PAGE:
When I first decided to become an independent author and self-publish after having gone the trad route with nonfiction and made a few attempts to go the trad route for fiction, I knew next-to-nothing about the social media circus I was about to join. I was starry-eyed, optimistic, eager and trusting.

I would get reviewers. I would network. I would make online author friends. I’d become part of communities I would find online. Yippee!

Oy.

Sure, I had a Facebook page, I had opened (and never used) a Twitter account, and I was listed on LinkedIn, for professional purposes (but hardly ever used it).

social-sites

I had found Authonomy http://www.Authonomy.com and Wattpad http://www.Wattpad.com and decided to post excerpts on these sites, hoping to begin to get readers, reviewers, friends, colleagues.

My niece set up my first website, Sally Ember, Ed.D., and I began to “blog my book,” posting excerpts there and on Facebook for weeks prior to publication (catching up with both excerpts sites, above, before release day).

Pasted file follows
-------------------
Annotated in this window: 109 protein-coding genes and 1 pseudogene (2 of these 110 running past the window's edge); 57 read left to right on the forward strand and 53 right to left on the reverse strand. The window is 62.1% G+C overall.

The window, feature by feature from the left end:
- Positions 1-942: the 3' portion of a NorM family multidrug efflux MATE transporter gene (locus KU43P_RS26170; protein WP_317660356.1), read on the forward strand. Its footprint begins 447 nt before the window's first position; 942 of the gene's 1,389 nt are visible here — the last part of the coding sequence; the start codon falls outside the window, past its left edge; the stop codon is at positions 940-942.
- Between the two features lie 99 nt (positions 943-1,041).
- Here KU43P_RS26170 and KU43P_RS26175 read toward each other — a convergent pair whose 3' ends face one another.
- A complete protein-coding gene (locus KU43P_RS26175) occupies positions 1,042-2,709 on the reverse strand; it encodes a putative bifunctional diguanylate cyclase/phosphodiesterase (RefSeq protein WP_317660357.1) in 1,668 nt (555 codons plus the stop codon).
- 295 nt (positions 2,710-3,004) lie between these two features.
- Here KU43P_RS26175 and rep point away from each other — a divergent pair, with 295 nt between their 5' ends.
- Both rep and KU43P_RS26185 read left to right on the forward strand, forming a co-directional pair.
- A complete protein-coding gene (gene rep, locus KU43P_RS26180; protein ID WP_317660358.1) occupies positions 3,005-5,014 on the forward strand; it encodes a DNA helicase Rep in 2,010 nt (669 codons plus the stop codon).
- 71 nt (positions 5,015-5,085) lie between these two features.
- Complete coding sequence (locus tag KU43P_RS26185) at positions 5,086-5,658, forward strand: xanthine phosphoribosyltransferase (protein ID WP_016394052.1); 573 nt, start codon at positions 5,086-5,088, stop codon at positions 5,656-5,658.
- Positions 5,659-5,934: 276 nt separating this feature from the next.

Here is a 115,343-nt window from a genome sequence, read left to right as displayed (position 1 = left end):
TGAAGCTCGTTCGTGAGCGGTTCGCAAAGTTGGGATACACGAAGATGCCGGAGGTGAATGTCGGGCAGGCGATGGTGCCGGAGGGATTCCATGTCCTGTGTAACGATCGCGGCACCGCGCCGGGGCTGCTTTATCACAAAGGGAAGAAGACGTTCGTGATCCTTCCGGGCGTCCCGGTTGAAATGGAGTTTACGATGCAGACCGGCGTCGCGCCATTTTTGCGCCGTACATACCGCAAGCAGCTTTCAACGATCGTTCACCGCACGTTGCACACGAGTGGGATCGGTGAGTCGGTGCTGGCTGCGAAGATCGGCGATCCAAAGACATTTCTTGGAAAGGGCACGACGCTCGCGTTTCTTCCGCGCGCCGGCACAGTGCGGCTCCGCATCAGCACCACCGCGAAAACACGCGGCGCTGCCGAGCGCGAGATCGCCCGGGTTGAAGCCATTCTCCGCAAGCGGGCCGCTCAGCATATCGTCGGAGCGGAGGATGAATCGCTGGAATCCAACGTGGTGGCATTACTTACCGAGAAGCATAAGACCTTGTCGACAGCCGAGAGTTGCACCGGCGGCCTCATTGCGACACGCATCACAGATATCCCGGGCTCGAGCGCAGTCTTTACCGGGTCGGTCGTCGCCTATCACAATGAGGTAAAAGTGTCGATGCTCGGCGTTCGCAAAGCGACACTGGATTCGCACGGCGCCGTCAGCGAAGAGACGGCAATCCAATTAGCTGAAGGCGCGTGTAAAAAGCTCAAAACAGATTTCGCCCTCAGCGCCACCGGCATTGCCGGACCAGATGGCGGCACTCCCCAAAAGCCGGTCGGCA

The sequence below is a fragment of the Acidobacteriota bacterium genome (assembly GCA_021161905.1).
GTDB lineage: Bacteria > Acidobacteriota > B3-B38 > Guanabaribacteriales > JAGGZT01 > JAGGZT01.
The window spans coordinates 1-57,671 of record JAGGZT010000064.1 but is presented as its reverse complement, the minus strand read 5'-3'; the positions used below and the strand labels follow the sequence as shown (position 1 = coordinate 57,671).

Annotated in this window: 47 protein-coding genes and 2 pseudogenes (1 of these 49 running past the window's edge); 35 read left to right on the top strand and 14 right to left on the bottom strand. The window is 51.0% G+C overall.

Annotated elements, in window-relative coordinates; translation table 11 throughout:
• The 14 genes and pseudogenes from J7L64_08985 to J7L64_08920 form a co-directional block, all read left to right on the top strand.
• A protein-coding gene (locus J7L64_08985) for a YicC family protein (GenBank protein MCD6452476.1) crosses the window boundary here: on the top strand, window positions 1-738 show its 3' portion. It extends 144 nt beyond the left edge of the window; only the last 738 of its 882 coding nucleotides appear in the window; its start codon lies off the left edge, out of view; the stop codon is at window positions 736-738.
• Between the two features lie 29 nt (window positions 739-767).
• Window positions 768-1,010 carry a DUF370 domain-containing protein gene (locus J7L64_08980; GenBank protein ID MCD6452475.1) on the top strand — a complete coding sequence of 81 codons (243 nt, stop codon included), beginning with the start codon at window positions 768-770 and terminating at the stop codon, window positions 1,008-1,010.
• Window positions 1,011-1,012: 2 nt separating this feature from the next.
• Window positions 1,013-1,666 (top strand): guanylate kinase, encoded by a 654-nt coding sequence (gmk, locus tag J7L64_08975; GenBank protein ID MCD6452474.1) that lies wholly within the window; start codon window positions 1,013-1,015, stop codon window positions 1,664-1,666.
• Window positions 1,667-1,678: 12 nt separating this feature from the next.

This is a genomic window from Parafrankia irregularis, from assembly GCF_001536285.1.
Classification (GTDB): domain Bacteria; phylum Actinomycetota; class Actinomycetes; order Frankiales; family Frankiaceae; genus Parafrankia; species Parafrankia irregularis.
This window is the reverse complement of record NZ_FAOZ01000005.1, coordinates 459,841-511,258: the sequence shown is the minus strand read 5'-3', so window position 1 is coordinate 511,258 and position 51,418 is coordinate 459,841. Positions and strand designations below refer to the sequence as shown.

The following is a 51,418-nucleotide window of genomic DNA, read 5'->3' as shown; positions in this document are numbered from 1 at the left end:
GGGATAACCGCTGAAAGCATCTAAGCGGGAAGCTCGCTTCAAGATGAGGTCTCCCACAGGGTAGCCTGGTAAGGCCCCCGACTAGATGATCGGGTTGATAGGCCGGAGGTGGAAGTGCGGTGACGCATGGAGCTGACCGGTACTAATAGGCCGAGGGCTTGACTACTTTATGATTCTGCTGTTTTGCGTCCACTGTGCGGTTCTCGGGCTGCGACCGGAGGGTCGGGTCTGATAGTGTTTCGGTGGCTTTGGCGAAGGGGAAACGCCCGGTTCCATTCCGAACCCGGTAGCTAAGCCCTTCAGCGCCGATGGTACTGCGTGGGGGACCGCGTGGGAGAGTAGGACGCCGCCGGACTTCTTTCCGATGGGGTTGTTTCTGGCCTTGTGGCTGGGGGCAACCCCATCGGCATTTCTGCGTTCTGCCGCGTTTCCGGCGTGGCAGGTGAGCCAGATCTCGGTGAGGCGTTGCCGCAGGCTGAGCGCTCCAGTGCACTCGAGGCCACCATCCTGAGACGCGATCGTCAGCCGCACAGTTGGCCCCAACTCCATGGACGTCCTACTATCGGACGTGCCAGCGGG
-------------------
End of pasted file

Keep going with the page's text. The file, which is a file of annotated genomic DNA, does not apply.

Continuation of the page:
I researched and decided to go with Smashwords, first, with a pre-order period (several posts about Pre-orders are on my blog, http://www.sallyember.com), then publish to Amazon Kindle Direct Publishing (KDP) when my first ebook went live.

That was the entirety of my social media presence in the summer of 2013, a few months before I hit the “publish” button on my first of the ten volumes in The Spanners Series. Some of these endeavors resulted in my finding exactly what I was looking for: a community of indie and/or self-pub writers, many of whom were also somewhat new, volunteering to review, comment, enjoy my excerpts and then my book! I was so delighted and grateful!

Some of these new connections invited me into groups I’d previously been unaware of, but I happily became quite active in them, for a while. These groups had members who were (and ARE) so supportive, showing me a variety of ways to be involved in cross-promoting one another’s writing.

At first, it was all sunny skies and rainbows. My ebook was gaining visibility, I was making online friends, gaining more reviews and having a good time. Mutual respect, support, encouragement, laughs, tips, ideas and more were flowing around groups and quite helpful to me. I even had some to share back to them. Awesome…for a while.

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image from: http://www.dreamstime.com

The clouds rolled in all too soon. Has any of this happened to you?
“Sure! I’ll ReTweet [RT] glowing praise for your book(s) [even though I’ve never read anything you’ve written]!”